The fiscal damage to the United States in that scenario would be immense, including through the effect of much higher long term real interest rates. It remains to be seen if the dollar could continue to be the world’s major reserve currency under such circumstances. The loss to our prestige, national security, and ability to influence the world in any positive way would presumably be commensurate.

In 2007-08, our largest banks – with the structures they had lobbied for and built – brought us to the verge of disaster. TARP and other government actions helped avert the worst possible outcome, but only by providing unlimited and unconditional implicit guarantees to the core of our financial system. This can only lead to further instability in what the Bank of England refers to as a “doom loop”....

Providing unlimited implicit guarantees does not help underpin financial stability.

At the heart of any banking crisis is a political problem – powerful people, and the firms they control, have gotten out of hand. Unless this is dealt with as part of the stabilization program, all the government has done is provide an unconditional bailout. That may be consistent with a short-term recovery, but it creates major problems for the sustainability of the recovery and for the medium-term. Serious countries do not do this.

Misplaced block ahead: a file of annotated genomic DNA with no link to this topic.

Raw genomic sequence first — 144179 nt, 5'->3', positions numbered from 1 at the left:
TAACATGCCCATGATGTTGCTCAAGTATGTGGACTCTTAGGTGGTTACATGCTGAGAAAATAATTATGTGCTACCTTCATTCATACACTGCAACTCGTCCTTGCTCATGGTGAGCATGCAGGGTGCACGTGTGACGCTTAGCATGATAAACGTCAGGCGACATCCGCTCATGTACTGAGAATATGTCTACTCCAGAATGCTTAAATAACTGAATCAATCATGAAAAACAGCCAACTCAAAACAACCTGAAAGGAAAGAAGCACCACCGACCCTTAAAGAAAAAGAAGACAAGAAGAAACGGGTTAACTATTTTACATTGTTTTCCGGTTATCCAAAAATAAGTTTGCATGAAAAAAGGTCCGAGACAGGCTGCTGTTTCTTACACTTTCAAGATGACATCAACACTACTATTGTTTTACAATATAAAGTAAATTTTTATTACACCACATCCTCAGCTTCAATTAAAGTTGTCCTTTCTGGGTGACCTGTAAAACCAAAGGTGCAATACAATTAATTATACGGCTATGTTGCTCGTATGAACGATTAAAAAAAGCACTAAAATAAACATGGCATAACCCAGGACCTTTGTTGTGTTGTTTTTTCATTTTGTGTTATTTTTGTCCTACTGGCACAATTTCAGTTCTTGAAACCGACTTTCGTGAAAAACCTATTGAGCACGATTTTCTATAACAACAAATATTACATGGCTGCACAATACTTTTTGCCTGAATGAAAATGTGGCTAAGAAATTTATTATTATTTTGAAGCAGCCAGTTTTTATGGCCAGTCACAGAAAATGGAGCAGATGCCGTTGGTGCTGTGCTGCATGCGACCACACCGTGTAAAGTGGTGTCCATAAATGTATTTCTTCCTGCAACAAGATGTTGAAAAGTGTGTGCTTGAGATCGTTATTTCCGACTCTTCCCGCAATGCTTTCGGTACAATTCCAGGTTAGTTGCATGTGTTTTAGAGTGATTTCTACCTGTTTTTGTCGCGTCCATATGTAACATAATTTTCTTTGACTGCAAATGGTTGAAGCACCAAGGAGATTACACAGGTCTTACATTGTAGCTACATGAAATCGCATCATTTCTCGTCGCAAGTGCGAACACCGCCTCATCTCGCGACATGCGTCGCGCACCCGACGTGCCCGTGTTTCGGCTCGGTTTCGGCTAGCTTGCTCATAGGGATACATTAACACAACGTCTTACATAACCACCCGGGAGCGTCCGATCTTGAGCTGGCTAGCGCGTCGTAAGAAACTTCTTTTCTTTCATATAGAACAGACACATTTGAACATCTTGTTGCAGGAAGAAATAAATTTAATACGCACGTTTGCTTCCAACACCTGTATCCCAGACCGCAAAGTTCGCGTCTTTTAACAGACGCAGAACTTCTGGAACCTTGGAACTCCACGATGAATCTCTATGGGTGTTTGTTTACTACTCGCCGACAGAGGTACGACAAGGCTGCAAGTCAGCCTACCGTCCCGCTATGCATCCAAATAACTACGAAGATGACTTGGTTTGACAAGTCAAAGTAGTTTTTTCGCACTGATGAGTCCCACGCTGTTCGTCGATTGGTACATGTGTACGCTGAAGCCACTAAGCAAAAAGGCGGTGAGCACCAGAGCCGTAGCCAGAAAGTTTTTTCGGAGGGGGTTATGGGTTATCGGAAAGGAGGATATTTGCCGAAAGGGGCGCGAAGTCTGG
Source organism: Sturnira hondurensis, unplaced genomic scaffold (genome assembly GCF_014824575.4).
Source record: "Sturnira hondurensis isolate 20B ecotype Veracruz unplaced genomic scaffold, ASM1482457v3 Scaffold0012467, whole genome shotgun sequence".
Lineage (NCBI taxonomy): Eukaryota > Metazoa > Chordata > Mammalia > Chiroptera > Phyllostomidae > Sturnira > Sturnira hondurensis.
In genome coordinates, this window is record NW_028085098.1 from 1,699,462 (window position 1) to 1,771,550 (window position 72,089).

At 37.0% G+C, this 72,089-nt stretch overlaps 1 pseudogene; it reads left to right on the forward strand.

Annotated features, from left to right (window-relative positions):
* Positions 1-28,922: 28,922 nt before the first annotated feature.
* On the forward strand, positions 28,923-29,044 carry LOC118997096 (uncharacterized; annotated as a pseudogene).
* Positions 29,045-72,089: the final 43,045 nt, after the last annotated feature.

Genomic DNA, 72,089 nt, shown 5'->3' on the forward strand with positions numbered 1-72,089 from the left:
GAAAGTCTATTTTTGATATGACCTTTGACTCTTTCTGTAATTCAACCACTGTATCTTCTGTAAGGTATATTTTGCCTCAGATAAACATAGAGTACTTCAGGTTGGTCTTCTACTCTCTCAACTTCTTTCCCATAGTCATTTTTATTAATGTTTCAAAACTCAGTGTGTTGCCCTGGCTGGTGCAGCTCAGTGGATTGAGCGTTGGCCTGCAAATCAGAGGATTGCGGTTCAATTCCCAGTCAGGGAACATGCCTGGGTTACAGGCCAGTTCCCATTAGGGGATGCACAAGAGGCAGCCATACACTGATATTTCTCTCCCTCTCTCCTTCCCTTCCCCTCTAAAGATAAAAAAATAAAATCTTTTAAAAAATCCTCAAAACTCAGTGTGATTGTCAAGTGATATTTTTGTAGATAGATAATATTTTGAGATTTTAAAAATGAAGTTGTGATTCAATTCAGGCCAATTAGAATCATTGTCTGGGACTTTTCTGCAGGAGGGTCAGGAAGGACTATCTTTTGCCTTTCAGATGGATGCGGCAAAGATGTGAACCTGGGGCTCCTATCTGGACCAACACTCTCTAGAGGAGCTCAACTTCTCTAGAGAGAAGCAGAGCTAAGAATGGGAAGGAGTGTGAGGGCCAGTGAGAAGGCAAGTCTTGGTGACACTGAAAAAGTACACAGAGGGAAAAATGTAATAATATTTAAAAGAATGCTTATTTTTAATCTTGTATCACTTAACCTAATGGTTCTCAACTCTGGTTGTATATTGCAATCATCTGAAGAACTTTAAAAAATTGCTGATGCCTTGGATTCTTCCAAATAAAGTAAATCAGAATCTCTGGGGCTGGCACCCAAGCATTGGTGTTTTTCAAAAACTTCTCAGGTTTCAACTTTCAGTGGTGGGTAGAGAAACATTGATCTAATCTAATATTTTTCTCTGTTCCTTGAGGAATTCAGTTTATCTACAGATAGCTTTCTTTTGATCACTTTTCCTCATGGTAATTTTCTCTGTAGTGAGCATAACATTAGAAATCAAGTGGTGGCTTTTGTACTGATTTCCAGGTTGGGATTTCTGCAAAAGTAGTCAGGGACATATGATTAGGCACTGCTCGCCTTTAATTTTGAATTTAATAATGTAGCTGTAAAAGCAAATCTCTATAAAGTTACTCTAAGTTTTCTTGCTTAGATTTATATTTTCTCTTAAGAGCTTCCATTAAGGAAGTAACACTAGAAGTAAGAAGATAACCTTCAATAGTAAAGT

As Larry Summers put it, in his 2000 Ely Lecture to the American Economic Association, “[I]t is certain that a healthy financial system cannot be built on the expectation of bailouts” (American Economic Review, vol. 90, no. 2, p.13)....

The Obama administration argues that regulatory reforms, including the Dodd-Frank Act and associated new rules, will rein in the financial sector and make it safer. Unfortunately, this assessment is not widely shared.

There was an opportunity to cap the size of our largest banks and limit their leverage, relative to the size of the economy. Unfortunately, the Brown-Kaufman to that effect was defeated on the floor of the Senate, 33-61, primarily because it was opposed by the US Treasury. (See http://baselinescenario.com/2010/05/26/wall-street-ceos-are-nuts/, which contains this quote from an interview in New York Magazine: “‘If enacted, Brown-Kaufman would have broken up the six biggest banks in America,’ says the senior Treasury official. ‘If we’d been for it, it probably would have happened. But we weren’t, so it didn’t.’”)